Anglo-Argentine relations are at their lowest ebb for many years following the passing last year of the 20th anniversary of the Falklands War in 1982, which saw the deaths of 258 British soldiers and 649 Argentinians after a naval task force was sent 8,000 miles across the Atlantic to expel an Argentine invasion.

The discovery of oil and an announcement last month that a liquid gas find off the islands is also commercially viable has exacerbated tensions between the two countries.

In an open letter to Prime Minister David Cameron last month, published to coincide with the 180th anniversary of the Royal Navy’s arrival on the Falklands, Argentina’s president, Cristina Fernandez de Kirchner, called on Britain to “negotiate a solution” to the sovereignty dispute as demanded in a 1965 UN resolution.

Accusing Britain of increasing “isolationism”, Mr Timerman said Argentina had renounced any intention to re-take the Falklands by force and questioned the United Kingdom’s motives for continuing to station a large garrison on the islands, placed there to deter any Argentine attack.

Rejecting comments attributed last week to a British Government source that Argentina had become “a bit fanatical” in its pursuit of the Falklands issue, he said: “We have been trying to find a peaceful solution for 180 years. I think the fanatics are not in Buenos Aires, [but] maybe in the United Kingdom because they are 14,000 kilometres away from the islands.

“I think they are using the people living in the islands for political [purposes] and to have access to oil and natural resources which belong to the Argentine people.”

The Foreign Office today reiterated its position that it was “right and proper” for Falklanders to be involved in any discussions about the islands between London and Buenos Aires. Britain has long insisted there will be no change to the sovereignty of the Falklands “unless and until the islanders so wish”.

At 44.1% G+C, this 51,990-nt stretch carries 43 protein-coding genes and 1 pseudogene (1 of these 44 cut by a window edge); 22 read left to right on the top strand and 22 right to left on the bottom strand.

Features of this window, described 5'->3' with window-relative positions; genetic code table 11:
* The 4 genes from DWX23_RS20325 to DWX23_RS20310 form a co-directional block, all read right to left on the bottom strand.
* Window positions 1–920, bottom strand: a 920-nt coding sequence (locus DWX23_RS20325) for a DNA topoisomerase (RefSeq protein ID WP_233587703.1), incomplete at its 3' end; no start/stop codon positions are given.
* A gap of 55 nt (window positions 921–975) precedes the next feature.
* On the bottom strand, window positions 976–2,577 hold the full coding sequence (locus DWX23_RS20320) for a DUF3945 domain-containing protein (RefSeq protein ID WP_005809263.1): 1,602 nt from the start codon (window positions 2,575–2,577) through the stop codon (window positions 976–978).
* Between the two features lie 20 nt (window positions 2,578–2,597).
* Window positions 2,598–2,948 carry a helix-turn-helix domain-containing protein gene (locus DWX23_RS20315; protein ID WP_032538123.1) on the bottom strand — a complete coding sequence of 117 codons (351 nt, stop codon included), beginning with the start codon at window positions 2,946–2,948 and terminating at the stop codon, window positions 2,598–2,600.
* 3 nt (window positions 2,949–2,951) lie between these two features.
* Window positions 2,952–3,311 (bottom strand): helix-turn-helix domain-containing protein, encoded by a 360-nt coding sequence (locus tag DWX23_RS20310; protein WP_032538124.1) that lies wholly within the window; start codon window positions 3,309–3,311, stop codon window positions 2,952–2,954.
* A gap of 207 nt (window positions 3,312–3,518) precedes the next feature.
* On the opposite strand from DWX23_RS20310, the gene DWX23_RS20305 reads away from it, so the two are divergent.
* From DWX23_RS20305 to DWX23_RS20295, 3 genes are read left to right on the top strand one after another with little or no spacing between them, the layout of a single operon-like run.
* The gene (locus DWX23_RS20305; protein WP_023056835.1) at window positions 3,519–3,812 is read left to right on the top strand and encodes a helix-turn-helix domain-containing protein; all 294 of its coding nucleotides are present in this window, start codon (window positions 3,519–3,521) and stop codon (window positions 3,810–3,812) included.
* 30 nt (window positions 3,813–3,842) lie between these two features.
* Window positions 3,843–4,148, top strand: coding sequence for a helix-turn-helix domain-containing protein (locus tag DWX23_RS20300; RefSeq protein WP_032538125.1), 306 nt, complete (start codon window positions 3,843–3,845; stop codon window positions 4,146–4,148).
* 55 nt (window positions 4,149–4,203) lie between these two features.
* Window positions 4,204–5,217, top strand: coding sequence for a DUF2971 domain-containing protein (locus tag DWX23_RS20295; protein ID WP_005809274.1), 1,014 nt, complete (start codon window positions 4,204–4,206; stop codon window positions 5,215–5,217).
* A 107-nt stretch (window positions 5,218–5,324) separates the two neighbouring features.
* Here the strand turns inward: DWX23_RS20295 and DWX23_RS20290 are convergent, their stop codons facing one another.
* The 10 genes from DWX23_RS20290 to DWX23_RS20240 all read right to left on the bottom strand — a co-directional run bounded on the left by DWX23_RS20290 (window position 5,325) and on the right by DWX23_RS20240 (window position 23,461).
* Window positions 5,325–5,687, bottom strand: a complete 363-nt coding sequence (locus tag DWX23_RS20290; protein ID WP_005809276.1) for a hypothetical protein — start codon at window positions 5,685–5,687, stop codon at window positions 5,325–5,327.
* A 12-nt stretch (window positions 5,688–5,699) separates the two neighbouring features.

A Foreign Office spokesman said: "The people of the Falklands are British and have chosen to be so. They remain free to choose their own futures, both politically and economically, and have a right to self-determination as enshrined in the UN Charter. This is a fundamental human right for all peoples.

"As such, there can be no negotiations on the sovereignty of the Falkland Islands unless and until such time as the Islanders so wish.

"The UK has administered the Falklands peacefully and effectively for nearly 180 years. 

"We want to have a full and friendly relationship with Argentina, as neighbours in the South Atlantic and as responsible fellow members of the G20, but we will not negotiate away the human and political rights of the Falkland Islands' people against their will or behind their backs."

Voices
voices
News
President Obama, one of the more enthusiastic users of the fist bump
newsBumping fists rather than shaking hands could reduce the spread of infectious diseases, it is claimed
Life and Style